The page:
Being a fan or follower of popular music can often mean playing the waiting game. The thing that keeps us from locking ourselves in with our old favorites and standbys is a desire—a thirst, even—to hear something beautifully innovative or breathtakingly cathartic. With modern indie rock, though, that challenge can often be akin to finding an authentic needle in a factory that manufactures counterfeit sewing implements. Every year there are more labels and artists pumping out the stuff and can be difficult to guess what to spend your time investigating. What will be truly rewarding and authentically original? How many ‘passes’ will you omit before you truly hit a target?
In 2014, Saintseneca were one of those hits. Having already proven themselves as a captivating, lo-fi folk project, the Columbus band (a rotating cast of musicians led by singer/songwriter/multi-instrumentalist Zac Little) created something truly special, re-purposing rock tropes into their already genre-bent style to create a mysterious, driving sound. The result was Dark Arc, and it put Saintseneca on the map, opening their lives to massive touring opportunities, as well as exposure for the members’ other Columbus-based projects, including All Dogs and The Sidekicks.
Despite keeping busy on the road, the band has been quick to turnaround a follow-up, promoting their third LP Such Things with a series of singles and proclamations that the new record will dive even further into pop music’s bag of tricks, turning them on their head to create another record full of depth and exploration. And, while there’s no problem with that game plan in theory, Saintseneca’s execution crosses a line that takes them from innovation to impressive, yet sometimes dull, chamber pop.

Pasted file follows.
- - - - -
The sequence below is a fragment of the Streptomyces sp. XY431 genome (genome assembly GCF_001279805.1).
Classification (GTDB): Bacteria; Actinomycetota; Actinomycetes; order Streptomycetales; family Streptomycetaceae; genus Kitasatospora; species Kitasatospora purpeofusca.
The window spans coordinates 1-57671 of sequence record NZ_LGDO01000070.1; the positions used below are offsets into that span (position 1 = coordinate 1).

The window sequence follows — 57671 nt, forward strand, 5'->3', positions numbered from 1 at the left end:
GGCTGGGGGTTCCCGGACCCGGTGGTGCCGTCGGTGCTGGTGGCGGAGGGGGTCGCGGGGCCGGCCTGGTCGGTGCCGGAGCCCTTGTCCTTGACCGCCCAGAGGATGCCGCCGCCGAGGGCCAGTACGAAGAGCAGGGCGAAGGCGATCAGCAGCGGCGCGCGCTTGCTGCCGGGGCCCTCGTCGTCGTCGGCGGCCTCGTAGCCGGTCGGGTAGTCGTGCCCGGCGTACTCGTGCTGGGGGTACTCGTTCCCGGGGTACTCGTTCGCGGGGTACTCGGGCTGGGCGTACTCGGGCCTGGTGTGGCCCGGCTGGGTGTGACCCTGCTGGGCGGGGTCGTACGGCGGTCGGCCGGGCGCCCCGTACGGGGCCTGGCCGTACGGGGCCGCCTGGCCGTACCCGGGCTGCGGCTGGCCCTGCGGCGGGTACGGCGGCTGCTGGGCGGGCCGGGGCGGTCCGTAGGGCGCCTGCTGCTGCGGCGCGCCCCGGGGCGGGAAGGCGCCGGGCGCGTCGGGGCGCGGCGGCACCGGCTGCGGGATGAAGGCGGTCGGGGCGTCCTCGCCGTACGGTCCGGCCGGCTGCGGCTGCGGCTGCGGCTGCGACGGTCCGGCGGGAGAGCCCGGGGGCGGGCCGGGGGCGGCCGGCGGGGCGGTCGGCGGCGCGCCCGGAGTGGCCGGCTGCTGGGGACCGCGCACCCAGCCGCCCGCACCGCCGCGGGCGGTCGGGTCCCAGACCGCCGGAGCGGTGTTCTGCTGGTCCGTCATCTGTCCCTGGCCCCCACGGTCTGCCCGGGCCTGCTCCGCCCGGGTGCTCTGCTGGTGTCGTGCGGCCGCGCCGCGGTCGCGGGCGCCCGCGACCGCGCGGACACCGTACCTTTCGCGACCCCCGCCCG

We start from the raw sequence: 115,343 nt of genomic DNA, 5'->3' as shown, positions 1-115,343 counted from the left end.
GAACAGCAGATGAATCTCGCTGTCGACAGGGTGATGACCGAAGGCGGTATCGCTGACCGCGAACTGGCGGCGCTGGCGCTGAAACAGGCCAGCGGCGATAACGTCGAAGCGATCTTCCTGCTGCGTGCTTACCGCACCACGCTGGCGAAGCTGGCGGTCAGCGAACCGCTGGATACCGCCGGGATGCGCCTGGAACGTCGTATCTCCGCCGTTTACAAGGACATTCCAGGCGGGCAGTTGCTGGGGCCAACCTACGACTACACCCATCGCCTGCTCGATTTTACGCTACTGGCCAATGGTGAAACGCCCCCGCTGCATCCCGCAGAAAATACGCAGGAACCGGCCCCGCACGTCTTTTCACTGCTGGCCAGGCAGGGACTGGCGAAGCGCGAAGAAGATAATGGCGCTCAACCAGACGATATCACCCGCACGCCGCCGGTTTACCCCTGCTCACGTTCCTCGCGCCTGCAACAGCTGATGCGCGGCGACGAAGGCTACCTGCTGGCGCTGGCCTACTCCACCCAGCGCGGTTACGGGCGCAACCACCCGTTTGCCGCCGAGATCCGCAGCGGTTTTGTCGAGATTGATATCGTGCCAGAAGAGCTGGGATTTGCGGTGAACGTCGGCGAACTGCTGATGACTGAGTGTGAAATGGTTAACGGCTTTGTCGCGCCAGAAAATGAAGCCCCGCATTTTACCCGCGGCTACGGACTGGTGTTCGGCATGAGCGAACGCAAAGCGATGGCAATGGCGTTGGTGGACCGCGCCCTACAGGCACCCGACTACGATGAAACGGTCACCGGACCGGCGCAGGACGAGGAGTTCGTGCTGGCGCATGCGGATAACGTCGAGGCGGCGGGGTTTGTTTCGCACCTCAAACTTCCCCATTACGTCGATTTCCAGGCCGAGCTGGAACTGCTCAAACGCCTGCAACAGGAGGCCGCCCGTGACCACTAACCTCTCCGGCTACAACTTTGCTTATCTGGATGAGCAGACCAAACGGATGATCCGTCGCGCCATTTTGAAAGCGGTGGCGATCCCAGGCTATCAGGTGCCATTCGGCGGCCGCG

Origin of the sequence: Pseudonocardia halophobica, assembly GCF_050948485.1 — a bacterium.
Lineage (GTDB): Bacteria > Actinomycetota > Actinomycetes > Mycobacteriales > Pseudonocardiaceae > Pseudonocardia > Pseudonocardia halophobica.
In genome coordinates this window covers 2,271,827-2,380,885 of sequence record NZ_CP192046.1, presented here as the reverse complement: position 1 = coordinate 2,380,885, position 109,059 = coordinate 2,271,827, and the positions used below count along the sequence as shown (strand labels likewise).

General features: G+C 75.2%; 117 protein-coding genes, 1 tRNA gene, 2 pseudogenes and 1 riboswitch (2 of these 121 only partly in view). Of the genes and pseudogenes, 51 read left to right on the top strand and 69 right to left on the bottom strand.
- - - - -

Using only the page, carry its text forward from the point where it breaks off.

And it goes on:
Such Things isn’t a bad batch of songs, and it’s not as if Saintseneca are ripping off indie chamber-pop heroes like Belle and Sebastian or Andrew Bird. But where Dark Arc would often hold a listener in sustained disbelief, masquerading as a moody dirge before erupting into a minute of blissful pop catharsis, Such Things is an album that shows its hand a little more often than I would like. There are definitely moments, especially toward the end, that remind the listener of how precise and articulate the band’s music can be—the quiet, edge-of-your-seat ballad “How Many Blankets Are In?”, the lean, new wave influenced “Lazarus,” the harmonic, unstable pace of “House Divided.” But for much of Such Things, there’s just a little too much going on, with the end results coming off as a little underwhelming.
Such Things isn’t a bad record. But it also isn’t an album that attracts the kind of attention that Dark Arc did. I’m sure some fellow fanatics will disagree but, for the time being, I’m going to keep my fingers crossed for a to-be-released follow up that packs the same returns as the band’s sophomore slam dunk.